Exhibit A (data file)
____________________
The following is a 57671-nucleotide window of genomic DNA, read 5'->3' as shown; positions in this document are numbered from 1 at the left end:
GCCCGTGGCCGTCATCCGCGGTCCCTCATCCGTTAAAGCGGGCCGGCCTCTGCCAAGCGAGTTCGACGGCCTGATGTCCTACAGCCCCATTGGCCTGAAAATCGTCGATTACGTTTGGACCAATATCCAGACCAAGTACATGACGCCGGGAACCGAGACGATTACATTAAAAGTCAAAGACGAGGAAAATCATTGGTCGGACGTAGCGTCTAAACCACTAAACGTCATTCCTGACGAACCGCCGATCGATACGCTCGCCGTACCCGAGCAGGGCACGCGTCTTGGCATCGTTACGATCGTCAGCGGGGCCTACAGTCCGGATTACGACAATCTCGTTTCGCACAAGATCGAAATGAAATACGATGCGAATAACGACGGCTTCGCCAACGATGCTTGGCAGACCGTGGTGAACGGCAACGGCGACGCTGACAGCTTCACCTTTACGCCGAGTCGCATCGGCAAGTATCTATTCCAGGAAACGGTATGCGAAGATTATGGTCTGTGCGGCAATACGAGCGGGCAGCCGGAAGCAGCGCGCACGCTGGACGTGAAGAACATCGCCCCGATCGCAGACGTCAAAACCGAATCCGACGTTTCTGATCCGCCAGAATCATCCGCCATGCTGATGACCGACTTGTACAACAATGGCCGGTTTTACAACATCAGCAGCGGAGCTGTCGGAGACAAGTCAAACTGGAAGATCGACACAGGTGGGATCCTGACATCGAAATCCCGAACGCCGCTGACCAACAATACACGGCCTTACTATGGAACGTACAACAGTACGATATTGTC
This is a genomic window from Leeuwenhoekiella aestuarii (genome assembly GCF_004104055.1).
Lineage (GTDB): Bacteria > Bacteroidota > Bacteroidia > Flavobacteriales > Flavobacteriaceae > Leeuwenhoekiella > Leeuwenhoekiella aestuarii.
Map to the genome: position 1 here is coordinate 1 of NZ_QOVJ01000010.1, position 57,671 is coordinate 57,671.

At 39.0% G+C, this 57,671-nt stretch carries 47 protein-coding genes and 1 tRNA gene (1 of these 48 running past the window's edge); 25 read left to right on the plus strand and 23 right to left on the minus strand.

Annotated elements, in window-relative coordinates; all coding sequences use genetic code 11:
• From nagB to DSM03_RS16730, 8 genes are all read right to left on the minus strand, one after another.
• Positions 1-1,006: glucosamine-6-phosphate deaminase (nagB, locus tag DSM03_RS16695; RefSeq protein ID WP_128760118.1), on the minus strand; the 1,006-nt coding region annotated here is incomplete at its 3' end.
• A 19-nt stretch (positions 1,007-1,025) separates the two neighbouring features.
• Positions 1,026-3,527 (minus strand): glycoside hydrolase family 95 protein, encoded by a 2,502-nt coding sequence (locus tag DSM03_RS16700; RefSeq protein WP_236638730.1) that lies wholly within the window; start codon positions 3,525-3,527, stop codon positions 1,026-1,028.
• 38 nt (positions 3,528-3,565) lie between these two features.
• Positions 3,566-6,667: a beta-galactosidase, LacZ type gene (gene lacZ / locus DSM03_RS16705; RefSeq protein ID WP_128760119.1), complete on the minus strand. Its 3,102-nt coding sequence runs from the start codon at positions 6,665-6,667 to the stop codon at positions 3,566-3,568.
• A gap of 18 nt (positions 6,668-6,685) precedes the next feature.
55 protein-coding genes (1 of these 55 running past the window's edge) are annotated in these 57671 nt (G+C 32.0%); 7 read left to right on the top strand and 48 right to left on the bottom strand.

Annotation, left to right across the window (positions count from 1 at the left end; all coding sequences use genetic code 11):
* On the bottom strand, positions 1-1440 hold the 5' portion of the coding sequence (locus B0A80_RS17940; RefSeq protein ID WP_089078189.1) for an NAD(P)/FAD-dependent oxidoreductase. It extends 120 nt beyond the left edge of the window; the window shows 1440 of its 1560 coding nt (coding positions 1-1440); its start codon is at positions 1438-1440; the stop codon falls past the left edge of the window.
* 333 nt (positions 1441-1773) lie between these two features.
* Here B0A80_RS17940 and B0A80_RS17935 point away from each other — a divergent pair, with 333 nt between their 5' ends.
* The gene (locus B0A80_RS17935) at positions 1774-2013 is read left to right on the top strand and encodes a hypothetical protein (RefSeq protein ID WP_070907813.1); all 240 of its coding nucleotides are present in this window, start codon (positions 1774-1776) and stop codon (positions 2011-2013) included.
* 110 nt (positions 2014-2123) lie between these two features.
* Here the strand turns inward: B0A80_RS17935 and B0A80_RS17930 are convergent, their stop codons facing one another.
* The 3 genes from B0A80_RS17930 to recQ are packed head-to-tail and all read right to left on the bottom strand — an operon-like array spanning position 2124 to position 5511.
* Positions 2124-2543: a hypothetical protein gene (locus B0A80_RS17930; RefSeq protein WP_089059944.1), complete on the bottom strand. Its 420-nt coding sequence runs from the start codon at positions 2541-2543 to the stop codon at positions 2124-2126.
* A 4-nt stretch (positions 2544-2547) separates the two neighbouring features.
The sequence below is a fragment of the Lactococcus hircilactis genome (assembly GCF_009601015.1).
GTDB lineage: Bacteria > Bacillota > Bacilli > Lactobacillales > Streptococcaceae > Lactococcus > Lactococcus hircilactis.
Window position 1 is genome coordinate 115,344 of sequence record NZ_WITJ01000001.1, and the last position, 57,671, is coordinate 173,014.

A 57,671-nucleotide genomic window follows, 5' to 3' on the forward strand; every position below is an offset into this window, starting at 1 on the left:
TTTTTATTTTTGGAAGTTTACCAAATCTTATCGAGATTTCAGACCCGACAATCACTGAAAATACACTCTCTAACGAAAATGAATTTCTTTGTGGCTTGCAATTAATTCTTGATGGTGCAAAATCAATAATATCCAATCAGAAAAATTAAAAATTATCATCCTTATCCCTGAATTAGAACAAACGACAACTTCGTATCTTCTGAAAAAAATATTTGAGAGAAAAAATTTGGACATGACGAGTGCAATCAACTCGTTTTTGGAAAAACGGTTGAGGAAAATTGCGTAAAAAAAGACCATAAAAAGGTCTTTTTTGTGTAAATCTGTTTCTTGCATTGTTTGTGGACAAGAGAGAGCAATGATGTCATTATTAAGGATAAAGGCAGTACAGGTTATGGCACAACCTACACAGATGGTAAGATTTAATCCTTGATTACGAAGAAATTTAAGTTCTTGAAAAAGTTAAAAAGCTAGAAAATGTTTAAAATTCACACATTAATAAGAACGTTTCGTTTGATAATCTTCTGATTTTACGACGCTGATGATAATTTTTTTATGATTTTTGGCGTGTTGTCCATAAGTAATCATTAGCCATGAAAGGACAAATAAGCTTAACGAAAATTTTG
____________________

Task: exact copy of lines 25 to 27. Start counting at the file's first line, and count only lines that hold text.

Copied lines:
* A 4-nt stretch (positions 2544-2547) separates the two neighbouring features.
The sequence below is a fragment of the Lactococcus hircilactis genome (assembly GCF_009601015.1).
GTDB lineage: Bacteria > Bacillota > Bacilli > Lactobacillales > Streptococcaceae > Lactococcus > Lactococcus hircilactis.